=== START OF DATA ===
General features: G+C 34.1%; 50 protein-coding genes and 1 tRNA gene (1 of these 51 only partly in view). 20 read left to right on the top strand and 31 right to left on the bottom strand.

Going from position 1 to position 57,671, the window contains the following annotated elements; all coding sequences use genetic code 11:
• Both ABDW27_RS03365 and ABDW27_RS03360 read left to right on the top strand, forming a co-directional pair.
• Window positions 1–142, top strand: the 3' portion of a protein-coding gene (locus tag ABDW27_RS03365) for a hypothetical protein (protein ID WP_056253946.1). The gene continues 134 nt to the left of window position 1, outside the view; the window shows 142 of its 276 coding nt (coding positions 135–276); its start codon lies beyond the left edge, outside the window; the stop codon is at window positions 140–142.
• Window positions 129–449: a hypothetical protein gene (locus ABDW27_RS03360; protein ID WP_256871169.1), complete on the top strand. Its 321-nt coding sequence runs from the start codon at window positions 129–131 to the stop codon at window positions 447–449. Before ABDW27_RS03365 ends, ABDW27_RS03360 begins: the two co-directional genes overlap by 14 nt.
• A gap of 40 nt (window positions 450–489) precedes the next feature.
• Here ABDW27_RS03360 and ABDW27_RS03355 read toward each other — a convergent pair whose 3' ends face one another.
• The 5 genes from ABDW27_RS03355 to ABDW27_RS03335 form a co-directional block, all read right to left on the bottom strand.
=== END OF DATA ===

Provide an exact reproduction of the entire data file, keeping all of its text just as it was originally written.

General features: G+C 34.1%; 50 protein-coding genes and 1 tRNA gene (1 of these 51 only partly in view). 20 read left to right on the top strand and 31 right to left on the bottom strand.

Going from position 1 to position 57,671, the window contains the following annotated elements; all coding sequences use genetic code 11:
• Both ABDW27_RS03365 and ABDW27_RS03360 read left to right on the top strand, forming a co-directional pair.
• Window positions 1–142, top strand: the 3' portion of a protein-coding gene (locus tag ABDW27_RS03365) for a hypothetical protein (protein ID WP_056253946.1). The gene continues 134 nt to the left of window position 1, outside the view; the window shows 142 of its 276 coding nt (coding positions 135–276); its start codon lies beyond the left edge, outside the window; the stop codon is at window positions 140–142.
• Window positions 129–449: a hypothetical protein gene (locus ABDW27_RS03360; protein ID WP_256871169.1), complete on the top strand. Its 321-nt coding sequence runs from the start codon at window positions 129–131 to the stop codon at window positions 447–449. Before ABDW27_RS03365 ends, ABDW27_RS03360 begins: the two co-directional genes overlap by 14 nt.
• A gap of 40 nt (window positions 450–489) precedes the next feature.
• Here ABDW27_RS03360 and ABDW27_RS03355 read toward each other — a convergent pair whose 3' ends face one another.
• The 5 genes from ABDW27_RS03355 to ABDW27_RS03335 form a co-directional block, all read right to left on the bottom strand.